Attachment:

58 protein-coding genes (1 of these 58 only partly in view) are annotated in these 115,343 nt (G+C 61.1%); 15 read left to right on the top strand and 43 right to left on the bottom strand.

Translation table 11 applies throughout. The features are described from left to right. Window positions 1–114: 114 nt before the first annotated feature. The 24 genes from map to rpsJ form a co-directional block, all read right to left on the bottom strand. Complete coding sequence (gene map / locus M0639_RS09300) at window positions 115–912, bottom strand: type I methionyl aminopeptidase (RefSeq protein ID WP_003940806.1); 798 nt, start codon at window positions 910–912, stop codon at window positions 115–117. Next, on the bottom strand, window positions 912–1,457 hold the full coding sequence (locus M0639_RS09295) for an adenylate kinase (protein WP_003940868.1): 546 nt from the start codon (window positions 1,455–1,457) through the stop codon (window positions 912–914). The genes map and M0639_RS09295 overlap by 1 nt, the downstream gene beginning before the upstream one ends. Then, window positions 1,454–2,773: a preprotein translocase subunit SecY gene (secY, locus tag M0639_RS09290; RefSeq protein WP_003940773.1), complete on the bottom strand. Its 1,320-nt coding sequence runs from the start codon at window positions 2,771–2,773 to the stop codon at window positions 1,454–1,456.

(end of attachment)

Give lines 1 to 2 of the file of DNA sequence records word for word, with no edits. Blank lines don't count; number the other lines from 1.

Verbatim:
58 protein-coding genes (1 of these 58 only partly in view) are annotated in these 115,343 nt (G+C 61.1%); 15 read left to right on the top strand and 43 right to left on the bottom strand.

Translation table 11 applies throughout. The features are described from left to right. Window positions 1–114: 114 nt before the first annotated feature. The 24 genes from map to rpsJ form a co-directional block, all read right to left on the bottom strand. Complete coding sequence (gene map / locus M0639_RS09300) at window positions 115–912, bottom strand: type I methionyl aminopeptidase (RefSeq protein ID WP_003940806.1); 798 nt, start codon at window positions 910–912, stop codon at window positions 115–117. Next, on the bottom strand, window positions 912–1,457 hold the full coding sequence (locus M0639_RS09295) for an adenylate kinase (protein WP_003940868.1): 546 nt from the start codon (window positions 1,455–1,457) through the stop codon (window positions 912–914). The genes map and M0639_RS09295 overlap by 1 nt, the downstream gene beginning before the upstream one ends. Then, window positions 1,454–2,773: a preprotein translocase subunit SecY gene (secY, locus tag M0639_RS09290; RefSeq protein WP_003940773.1), complete on the bottom strand. Its 1,320-nt coding sequence runs from the start codon at window positions 2,771–2,773 to the stop codon at window positions 1,454–1,456.